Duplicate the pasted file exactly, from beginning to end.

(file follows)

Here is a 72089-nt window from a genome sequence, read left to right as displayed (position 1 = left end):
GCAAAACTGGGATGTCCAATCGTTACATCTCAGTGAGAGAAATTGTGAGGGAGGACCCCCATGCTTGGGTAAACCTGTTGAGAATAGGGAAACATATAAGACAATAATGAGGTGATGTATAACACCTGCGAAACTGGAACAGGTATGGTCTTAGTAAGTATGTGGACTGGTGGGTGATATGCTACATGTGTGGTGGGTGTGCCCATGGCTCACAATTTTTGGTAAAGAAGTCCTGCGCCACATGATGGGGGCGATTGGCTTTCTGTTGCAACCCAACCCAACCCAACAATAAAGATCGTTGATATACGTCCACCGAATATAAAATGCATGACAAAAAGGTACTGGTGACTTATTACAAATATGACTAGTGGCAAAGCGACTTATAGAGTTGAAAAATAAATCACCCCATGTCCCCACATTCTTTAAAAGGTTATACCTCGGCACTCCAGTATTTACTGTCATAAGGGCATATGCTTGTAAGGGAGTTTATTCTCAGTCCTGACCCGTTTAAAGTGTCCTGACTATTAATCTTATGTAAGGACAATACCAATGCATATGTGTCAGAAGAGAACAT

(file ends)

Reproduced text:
Here is a 72089-nt window from a genome sequence, read left to right as displayed (position 1 = left end):
GCAAAACTGGGATGTCCAATCGTTACATCTCAGTGAGAGAAATTGTGAGGGAGGACCCCCATGCTTGGGTAAACCTGTTGAGAATAGGGAAACATATAAGACAATAATGAGGTGATGTATAACACCTGCGAAACTGGAACAGGTATGGTCTTAGTAAGTATGTGGACTGGTGGGTGATATGCTACATGTGTGGTGGGTGTGCCCATGGCTCACAATTTTTGGTAAAGAAGTCCTGCGCCACATGATGGGGGCGATTGGCTTTCTGTTGCAACCCAACCCAACCCAACAATAAAGATCGTTGATATACGTCCACCGAATATAAAATGCATGACAAAAAGGTACTGGTGACTTATTACAAATATGACTAGTGGCAAAGCGACTTATAGAGTTGAAAAATAAATCACCCCATGTCCCCACATTCTTTAAAAGGTTATACCTCGGCACTCCAGTATTTACTGTCATAAGGGCATATGCTTGTAAGGGAGTTTATTCTCAGTCCTGACCCGTTTAAAGTGTCCTGACTATTAATCTTATGTAAGGACAATACCAATGCATATGTGTCAGAAGAGAACAT